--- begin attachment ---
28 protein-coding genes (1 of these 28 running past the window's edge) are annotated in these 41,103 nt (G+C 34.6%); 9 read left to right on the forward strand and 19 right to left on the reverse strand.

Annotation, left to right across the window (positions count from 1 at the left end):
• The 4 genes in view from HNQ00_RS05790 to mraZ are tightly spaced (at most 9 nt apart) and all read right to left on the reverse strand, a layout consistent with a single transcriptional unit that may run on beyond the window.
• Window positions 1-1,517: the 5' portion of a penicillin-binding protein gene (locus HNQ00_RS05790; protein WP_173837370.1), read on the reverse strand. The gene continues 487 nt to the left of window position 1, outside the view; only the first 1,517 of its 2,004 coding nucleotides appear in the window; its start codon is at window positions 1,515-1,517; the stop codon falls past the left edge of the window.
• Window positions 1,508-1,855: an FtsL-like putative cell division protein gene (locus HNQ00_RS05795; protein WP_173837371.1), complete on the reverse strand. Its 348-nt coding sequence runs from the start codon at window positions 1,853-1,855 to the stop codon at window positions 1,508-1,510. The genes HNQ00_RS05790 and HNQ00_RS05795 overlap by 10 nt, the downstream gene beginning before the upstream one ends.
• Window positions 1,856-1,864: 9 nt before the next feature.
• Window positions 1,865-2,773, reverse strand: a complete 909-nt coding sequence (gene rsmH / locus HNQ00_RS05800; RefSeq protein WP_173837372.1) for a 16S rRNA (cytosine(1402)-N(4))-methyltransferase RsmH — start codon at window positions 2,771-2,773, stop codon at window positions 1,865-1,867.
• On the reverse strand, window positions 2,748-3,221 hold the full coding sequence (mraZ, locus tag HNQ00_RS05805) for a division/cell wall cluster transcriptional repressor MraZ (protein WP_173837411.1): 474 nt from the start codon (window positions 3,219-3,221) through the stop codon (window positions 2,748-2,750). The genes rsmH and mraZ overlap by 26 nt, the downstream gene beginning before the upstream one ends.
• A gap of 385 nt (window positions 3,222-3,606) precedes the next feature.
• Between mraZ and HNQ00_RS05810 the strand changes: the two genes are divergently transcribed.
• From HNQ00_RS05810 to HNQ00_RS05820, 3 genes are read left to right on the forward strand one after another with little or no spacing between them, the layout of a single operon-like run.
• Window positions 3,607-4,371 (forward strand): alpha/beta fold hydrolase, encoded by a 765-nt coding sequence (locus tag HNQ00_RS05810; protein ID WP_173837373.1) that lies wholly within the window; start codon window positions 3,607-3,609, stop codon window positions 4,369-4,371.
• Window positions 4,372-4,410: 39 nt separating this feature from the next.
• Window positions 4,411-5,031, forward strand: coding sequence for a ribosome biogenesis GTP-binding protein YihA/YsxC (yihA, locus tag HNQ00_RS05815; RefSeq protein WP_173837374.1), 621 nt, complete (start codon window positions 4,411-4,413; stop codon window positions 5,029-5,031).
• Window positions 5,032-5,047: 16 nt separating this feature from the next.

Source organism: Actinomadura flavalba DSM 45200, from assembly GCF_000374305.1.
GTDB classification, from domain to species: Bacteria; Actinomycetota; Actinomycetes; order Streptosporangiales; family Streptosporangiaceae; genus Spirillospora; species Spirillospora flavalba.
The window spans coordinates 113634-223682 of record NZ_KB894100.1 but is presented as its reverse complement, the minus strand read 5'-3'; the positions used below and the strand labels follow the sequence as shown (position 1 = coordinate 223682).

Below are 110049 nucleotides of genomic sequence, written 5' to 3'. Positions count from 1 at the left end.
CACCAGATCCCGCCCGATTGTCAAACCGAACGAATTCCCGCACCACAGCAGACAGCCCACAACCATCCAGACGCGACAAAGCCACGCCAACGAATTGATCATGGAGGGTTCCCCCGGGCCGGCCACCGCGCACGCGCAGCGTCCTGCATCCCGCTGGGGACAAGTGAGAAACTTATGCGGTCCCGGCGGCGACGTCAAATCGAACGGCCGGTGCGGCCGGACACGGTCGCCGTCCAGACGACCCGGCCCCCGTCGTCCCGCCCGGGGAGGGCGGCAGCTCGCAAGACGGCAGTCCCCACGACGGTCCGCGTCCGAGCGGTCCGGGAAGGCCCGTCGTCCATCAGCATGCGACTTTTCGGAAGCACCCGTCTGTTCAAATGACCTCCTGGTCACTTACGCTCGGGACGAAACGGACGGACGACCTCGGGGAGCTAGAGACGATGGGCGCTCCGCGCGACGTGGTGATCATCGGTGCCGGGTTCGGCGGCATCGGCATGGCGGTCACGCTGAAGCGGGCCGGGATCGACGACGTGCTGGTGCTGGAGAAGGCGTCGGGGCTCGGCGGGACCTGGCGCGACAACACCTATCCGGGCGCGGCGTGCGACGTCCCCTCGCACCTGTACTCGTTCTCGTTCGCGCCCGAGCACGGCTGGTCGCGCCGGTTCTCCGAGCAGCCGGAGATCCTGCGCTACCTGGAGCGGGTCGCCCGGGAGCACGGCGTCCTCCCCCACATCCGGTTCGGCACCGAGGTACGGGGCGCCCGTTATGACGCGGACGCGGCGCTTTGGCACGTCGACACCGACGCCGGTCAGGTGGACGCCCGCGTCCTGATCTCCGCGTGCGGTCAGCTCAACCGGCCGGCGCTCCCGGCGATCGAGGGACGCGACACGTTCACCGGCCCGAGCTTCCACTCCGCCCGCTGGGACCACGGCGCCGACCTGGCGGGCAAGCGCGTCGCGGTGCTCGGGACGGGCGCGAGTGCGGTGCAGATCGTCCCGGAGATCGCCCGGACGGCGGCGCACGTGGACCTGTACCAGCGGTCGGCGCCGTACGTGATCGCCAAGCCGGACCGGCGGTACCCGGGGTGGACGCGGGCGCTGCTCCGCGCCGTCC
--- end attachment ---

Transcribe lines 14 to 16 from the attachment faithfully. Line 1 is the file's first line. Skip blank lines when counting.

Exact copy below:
• Window positions 4,411-5,031, forward strand: coding sequence for a ribosome biogenesis GTP-binding protein YihA/YsxC (yihA, locus tag HNQ00_RS05815; RefSeq protein WP_173837374.1), 621 nt, complete (start codon window positions 4,411-4,413; stop codon window positions 5,029-5,031).
• Window positions 5,032-5,047: 16 nt separating this feature from the next.

Source organism: Actinomadura flavalba DSM 45200, from assembly GCF_000374305.1.